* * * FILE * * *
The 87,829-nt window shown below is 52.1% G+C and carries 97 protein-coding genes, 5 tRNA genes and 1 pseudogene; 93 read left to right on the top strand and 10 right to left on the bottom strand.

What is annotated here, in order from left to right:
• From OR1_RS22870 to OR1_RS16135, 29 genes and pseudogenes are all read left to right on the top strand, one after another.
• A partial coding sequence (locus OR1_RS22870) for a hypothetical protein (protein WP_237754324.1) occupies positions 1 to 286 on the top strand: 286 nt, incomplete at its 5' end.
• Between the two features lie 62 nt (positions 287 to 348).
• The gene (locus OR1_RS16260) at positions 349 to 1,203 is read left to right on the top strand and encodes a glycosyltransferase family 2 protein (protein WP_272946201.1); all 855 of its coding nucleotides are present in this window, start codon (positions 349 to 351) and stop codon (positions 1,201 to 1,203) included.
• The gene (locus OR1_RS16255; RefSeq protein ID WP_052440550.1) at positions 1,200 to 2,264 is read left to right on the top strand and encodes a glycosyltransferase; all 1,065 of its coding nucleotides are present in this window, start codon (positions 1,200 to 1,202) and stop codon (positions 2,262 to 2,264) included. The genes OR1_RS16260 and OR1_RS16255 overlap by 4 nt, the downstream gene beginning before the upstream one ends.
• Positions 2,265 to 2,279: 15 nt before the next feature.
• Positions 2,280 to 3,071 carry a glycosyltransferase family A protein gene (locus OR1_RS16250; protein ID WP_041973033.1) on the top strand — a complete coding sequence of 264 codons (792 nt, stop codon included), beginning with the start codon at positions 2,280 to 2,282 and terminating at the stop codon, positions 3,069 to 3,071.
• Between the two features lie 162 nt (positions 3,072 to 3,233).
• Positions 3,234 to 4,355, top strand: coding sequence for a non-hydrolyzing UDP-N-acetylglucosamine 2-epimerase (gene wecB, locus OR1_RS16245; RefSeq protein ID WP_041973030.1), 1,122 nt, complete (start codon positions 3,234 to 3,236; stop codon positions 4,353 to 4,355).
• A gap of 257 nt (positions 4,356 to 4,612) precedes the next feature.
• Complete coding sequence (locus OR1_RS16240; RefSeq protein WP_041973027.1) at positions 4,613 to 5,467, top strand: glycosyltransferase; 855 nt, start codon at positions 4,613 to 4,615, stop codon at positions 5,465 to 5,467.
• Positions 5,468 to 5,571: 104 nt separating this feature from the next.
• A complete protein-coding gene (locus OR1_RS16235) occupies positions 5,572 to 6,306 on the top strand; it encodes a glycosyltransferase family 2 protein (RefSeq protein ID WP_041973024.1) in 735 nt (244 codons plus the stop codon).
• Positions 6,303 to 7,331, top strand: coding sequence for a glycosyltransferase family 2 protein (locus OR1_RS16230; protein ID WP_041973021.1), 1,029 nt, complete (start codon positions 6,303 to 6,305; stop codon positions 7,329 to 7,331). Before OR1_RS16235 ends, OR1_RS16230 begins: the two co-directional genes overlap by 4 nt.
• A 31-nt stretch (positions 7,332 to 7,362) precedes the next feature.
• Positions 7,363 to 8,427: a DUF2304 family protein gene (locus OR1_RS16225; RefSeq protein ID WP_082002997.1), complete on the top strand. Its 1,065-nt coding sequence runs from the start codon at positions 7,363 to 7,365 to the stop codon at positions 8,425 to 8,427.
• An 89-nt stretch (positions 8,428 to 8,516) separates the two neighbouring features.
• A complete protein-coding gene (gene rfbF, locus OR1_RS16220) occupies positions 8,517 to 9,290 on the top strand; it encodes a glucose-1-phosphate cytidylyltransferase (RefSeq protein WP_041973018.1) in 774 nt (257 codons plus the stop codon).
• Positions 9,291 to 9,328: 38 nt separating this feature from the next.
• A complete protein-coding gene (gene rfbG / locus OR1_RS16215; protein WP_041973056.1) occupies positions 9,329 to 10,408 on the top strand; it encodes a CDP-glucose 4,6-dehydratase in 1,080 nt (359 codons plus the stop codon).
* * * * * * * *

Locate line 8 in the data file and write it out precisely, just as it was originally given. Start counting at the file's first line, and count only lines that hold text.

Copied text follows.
• Positions 2,265 to 2,279: 15 nt before the next feature.